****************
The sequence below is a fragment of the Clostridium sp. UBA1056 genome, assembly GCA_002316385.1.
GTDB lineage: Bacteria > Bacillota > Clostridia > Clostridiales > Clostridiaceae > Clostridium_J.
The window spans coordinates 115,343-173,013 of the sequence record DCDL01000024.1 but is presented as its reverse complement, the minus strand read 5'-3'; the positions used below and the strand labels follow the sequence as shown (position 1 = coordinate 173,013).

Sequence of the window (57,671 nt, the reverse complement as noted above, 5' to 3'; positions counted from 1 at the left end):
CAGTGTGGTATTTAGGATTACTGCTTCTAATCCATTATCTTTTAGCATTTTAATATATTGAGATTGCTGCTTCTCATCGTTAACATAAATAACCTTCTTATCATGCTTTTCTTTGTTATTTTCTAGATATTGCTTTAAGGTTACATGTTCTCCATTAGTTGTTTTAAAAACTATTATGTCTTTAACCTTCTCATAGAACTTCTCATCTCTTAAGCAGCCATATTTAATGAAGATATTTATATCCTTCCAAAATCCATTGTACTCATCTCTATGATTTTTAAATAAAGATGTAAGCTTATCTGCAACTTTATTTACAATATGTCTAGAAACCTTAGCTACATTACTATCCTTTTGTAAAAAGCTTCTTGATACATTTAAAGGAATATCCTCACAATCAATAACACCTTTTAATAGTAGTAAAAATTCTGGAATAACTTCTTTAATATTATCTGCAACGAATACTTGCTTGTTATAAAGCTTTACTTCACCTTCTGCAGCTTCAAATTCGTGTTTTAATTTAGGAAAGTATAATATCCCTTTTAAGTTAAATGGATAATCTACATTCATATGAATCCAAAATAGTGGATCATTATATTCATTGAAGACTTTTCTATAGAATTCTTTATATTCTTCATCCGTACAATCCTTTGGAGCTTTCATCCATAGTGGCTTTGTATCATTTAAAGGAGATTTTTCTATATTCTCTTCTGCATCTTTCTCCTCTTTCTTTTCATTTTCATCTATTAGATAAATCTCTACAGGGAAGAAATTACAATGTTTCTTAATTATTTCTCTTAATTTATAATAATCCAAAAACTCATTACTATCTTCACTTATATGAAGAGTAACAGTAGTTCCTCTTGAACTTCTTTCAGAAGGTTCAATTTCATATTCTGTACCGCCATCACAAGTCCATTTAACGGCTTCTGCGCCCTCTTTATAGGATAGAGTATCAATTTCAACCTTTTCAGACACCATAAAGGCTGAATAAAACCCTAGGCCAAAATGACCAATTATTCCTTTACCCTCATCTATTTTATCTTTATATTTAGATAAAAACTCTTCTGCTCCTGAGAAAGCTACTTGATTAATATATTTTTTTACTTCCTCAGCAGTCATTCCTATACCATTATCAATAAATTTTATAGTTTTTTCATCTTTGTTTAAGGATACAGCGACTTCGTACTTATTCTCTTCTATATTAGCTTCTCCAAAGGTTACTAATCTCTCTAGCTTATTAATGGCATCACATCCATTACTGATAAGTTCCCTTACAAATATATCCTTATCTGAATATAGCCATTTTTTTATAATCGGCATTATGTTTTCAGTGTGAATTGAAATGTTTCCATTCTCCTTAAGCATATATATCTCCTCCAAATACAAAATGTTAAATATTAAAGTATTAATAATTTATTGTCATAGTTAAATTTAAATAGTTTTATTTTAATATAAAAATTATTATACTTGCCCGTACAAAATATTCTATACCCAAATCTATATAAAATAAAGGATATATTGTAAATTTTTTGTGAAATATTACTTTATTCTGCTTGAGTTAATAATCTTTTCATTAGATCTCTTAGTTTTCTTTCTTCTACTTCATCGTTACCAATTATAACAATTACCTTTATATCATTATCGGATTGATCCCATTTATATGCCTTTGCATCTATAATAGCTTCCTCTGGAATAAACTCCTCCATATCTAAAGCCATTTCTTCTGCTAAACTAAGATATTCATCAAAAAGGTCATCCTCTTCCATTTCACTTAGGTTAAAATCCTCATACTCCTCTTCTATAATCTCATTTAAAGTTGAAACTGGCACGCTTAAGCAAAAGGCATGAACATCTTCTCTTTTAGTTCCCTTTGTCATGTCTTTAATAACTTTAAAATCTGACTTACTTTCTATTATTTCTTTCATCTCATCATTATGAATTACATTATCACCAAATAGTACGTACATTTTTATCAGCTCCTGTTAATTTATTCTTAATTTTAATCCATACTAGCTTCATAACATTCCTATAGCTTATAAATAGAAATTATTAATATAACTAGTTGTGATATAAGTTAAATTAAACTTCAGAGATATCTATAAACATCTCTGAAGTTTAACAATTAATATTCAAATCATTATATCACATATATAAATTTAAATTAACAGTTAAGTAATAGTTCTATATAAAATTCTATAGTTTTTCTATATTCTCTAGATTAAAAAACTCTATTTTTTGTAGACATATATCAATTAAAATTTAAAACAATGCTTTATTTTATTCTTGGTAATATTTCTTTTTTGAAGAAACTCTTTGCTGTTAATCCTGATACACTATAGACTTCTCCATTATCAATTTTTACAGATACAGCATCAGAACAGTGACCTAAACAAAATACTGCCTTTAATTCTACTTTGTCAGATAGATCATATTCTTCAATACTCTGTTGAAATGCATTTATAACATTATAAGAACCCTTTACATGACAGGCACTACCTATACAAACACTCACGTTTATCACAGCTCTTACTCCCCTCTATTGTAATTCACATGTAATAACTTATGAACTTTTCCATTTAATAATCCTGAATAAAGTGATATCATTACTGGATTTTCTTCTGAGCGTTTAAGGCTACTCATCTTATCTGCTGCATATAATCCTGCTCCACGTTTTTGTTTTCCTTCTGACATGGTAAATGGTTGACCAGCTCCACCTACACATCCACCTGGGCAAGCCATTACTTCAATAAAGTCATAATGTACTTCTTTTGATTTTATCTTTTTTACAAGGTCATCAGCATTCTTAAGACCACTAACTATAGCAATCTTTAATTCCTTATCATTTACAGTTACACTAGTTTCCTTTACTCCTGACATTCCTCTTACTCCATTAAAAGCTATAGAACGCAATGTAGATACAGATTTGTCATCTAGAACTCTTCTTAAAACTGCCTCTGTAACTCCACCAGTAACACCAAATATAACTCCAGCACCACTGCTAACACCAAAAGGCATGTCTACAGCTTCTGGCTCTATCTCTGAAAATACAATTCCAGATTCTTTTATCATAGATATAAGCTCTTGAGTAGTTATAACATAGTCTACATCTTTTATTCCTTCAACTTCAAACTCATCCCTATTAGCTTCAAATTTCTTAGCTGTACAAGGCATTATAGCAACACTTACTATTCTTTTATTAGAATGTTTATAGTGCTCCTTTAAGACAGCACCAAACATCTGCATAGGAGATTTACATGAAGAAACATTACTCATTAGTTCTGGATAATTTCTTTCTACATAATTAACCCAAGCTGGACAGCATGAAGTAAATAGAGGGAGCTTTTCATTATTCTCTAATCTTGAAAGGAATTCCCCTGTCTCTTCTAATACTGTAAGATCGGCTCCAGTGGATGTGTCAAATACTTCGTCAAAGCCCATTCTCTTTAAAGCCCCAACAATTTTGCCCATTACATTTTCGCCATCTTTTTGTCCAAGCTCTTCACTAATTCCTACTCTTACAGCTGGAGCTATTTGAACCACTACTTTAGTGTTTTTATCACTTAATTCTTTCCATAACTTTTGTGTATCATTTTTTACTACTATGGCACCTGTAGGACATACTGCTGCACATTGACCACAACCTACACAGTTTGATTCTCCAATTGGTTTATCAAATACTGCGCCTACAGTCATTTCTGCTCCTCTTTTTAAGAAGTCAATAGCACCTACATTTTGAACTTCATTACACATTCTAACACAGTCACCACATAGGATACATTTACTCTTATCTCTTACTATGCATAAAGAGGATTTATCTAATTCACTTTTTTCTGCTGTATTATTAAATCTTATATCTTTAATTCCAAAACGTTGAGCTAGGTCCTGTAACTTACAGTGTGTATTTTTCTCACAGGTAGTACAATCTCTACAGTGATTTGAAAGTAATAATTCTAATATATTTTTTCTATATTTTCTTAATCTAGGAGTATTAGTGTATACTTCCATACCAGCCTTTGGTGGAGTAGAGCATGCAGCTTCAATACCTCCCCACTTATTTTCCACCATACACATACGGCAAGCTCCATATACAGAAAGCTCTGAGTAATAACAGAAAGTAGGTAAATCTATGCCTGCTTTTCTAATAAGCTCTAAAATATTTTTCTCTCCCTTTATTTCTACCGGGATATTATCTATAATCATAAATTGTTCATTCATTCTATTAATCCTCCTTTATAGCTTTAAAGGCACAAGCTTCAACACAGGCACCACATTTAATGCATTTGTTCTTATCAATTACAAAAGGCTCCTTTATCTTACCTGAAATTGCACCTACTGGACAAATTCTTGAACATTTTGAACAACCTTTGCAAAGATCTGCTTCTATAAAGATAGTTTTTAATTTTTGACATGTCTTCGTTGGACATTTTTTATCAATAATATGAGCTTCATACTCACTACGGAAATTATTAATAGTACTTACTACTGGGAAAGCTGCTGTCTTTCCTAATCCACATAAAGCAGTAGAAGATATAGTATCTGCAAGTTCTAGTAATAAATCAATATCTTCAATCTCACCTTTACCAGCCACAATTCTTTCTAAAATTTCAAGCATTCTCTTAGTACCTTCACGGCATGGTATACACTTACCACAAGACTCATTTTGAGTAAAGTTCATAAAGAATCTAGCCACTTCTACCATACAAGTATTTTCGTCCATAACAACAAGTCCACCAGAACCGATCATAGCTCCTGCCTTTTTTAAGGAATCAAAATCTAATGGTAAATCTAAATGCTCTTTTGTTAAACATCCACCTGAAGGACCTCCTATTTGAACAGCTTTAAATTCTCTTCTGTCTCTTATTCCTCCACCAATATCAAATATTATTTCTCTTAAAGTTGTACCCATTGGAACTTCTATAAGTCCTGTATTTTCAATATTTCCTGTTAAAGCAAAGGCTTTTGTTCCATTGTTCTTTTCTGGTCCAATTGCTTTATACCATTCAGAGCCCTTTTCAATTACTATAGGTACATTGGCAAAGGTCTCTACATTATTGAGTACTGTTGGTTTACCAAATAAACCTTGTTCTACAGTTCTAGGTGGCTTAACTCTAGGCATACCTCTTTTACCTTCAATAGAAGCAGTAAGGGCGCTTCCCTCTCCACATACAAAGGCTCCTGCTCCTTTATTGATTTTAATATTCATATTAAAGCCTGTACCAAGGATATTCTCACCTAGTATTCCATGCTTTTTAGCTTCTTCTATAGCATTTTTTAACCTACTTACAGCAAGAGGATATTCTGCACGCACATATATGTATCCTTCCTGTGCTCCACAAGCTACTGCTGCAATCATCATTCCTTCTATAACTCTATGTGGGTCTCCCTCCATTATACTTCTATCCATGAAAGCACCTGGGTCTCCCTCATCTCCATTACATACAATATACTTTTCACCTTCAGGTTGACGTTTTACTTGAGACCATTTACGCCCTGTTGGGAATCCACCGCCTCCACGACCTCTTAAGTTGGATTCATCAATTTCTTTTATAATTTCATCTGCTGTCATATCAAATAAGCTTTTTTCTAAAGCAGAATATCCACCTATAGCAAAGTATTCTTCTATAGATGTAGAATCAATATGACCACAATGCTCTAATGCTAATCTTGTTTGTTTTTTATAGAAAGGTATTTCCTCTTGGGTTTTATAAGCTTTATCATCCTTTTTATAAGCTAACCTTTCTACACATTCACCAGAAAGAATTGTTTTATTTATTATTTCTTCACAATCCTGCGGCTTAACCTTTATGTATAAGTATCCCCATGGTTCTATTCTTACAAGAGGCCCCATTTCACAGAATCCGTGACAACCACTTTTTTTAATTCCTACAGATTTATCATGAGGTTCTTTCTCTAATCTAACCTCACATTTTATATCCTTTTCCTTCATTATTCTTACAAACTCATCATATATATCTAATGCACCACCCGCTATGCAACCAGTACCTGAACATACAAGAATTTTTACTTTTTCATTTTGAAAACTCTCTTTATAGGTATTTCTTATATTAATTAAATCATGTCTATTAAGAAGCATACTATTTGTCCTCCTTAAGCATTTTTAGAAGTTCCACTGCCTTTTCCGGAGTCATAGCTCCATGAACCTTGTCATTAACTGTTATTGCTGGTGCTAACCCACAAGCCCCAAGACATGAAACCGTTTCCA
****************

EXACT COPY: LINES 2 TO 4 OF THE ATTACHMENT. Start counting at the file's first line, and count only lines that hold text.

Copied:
GTDB lineage: Bacteria > Bacillota > Clostridia > Clostridiales > Clostridiaceae > Clostridium_J.
The window spans coordinates 115,343-173,013 of the sequence record DCDL01000024.1 but is presented as its reverse complement, the minus strand read 5'-3'; the positions used below and the strand labels follow the sequence as shown (position 1 = coordinate 173,013).

Sequence of the window (57,671 nt, the reverse complement as noted above, 5' to 3'; positions counted from 1 at the left end):